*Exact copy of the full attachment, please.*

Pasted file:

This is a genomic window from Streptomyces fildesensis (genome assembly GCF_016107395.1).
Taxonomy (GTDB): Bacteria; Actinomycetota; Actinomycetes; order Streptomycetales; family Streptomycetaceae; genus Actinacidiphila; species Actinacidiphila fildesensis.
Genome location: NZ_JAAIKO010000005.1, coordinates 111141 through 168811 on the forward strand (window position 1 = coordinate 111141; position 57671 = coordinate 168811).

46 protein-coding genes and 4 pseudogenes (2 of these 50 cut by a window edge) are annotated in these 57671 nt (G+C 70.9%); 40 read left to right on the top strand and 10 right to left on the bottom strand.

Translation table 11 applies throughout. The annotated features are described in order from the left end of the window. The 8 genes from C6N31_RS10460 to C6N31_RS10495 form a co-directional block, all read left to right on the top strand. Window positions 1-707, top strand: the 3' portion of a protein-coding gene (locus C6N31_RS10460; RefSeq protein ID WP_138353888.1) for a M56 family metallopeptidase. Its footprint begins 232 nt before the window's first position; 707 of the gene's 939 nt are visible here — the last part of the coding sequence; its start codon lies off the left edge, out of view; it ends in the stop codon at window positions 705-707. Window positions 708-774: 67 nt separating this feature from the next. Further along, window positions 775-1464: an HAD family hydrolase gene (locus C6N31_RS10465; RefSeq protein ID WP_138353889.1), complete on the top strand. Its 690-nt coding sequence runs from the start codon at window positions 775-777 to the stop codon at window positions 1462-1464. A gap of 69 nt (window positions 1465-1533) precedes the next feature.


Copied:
This is a genomic window from Streptomyces fildesensis (genome assembly GCF_016107395.1).
Taxonomy (GTDB): Bacteria; Actinomycetota; Actinomycetes; order Streptomycetales; family Streptomycetaceae; genus Actinacidiphila; species Actinacidiphila fildesensis.
Genome location: NZ_JAAIKO010000005.1, coordinates 111141 through 168811 on the forward strand (window position 1 = coordinate 111141; position 57671 = coordinate 168811).

46 protein-coding genes and 4 pseudogenes (2 of these 50 cut by a window edge) are annotated in these 57671 nt (G+C 70.9%); 40 read left to right on the top strand and 10 right to left on the bottom strand.

Translation table 11 applies throughout. The annotated features are described in order from the left end of the window. The 8 genes from C6N31_RS10460 to C6N31_RS10495 form a co-directional block, all read left to right on the top strand. Window positions 1-707, top strand: the 3' portion of a protein-coding gene (locus C6N31_RS10460; RefSeq protein ID WP_138353888.1) for a M56 family metallopeptidase. Its footprint begins 232 nt before the window's first position; 707 of the gene's 939 nt are visible here — the last part of the coding sequence; its start codon lies off the left edge, out of view; it ends in the stop codon at window positions 705-707. Window positions 708-774: 67 nt separating this feature from the next. Further along, window positions 775-1464: an HAD family hydrolase gene (locus C6N31_RS10465; RefSeq protein ID WP_138353889.1), complete on the top strand. Its 690-nt coding sequence runs from the start codon at window positions 775-777 to the stop codon at window positions 1462-1464. A gap of 69 nt (window positions 1465-1533) precedes the next feature.